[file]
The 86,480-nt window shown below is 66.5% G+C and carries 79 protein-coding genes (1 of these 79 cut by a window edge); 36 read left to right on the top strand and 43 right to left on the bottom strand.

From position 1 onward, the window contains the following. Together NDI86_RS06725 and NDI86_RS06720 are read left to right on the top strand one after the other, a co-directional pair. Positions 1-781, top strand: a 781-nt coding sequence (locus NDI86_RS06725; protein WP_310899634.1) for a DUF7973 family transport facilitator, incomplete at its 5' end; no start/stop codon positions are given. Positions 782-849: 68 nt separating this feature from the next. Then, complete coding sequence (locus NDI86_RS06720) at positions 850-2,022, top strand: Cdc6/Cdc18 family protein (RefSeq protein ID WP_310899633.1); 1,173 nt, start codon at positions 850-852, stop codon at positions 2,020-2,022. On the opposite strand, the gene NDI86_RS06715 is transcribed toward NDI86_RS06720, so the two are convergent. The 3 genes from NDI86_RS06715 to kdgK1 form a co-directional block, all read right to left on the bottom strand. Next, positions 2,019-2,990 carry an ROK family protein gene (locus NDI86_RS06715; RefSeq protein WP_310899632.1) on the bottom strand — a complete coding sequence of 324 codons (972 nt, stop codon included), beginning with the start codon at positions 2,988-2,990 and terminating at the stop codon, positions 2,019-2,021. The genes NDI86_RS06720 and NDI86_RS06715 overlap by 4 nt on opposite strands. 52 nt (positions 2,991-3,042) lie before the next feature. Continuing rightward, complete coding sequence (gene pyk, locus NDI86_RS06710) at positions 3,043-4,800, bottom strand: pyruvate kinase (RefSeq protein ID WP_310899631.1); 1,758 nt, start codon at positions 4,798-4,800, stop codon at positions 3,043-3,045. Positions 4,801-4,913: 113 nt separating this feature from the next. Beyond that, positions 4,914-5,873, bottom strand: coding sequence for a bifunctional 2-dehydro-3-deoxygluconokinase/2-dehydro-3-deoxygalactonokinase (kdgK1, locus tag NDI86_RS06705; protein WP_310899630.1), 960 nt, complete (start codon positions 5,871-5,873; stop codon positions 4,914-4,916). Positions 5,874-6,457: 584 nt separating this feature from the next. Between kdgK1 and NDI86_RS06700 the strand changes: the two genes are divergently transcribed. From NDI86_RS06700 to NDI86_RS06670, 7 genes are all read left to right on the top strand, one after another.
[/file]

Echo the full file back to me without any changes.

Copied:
The 86,480-nt window shown below is 66.5% G+C and carries 79 protein-coding genes (1 of these 79 cut by a window edge); 36 read left to right on the top strand and 43 right to left on the bottom strand.

From position 1 onward, the window contains the following. Together NDI86_RS06725 and NDI86_RS06720 are read left to right on the top strand one after the other, a co-directional pair. Positions 1-781, top strand: a 781-nt coding sequence (locus NDI86_RS06725; protein WP_310899634.1) for a DUF7973 family transport facilitator, incomplete at its 5' end; no start/stop codon positions are given. Positions 782-849: 68 nt separating this feature from the next. Then, complete coding sequence (locus NDI86_RS06720) at positions 850-2,022, top strand: Cdc6/Cdc18 family protein (RefSeq protein ID WP_310899633.1); 1,173 nt, start codon at positions 850-852, stop codon at positions 2,020-2,022. On the opposite strand, the gene NDI86_RS06715 is transcribed toward NDI86_RS06720, so the two are convergent. The 3 genes from NDI86_RS06715 to kdgK1 form a co-directional block, all read right to left on the bottom strand. Next, positions 2,019-2,990 carry an ROK family protein gene (locus NDI86_RS06715; RefSeq protein WP_310899632.1) on the bottom strand — a complete coding sequence of 324 codons (972 nt, stop codon included), beginning with the start codon at positions 2,988-2,990 and terminating at the stop codon, positions 2,019-2,021. The genes NDI86_RS06720 and NDI86_RS06715 overlap by 4 nt on opposite strands. 52 nt (positions 2,991-3,042) lie before the next feature. Continuing rightward, complete coding sequence (gene pyk, locus NDI86_RS06710) at positions 3,043-4,800, bottom strand: pyruvate kinase (RefSeq protein ID WP_310899631.1); 1,758 nt, start codon at positions 4,798-4,800, stop codon at positions 3,043-3,045. Positions 4,801-4,913: 113 nt separating this feature from the next. Beyond that, positions 4,914-5,873, bottom strand: coding sequence for a bifunctional 2-dehydro-3-deoxygluconokinase/2-dehydro-3-deoxygalactonokinase (kdgK1, locus tag NDI86_RS06705; protein WP_310899630.1), 960 nt, complete (start codon positions 5,871-5,873; stop codon positions 4,914-4,916). Positions 5,874-6,457: 584 nt separating this feature from the next. Between kdgK1 and NDI86_RS06700 the strand changes: the two genes are divergently transcribed. From NDI86_RS06700 to NDI86_RS06670, 7 genes are all read left to right on the top strand, one after another.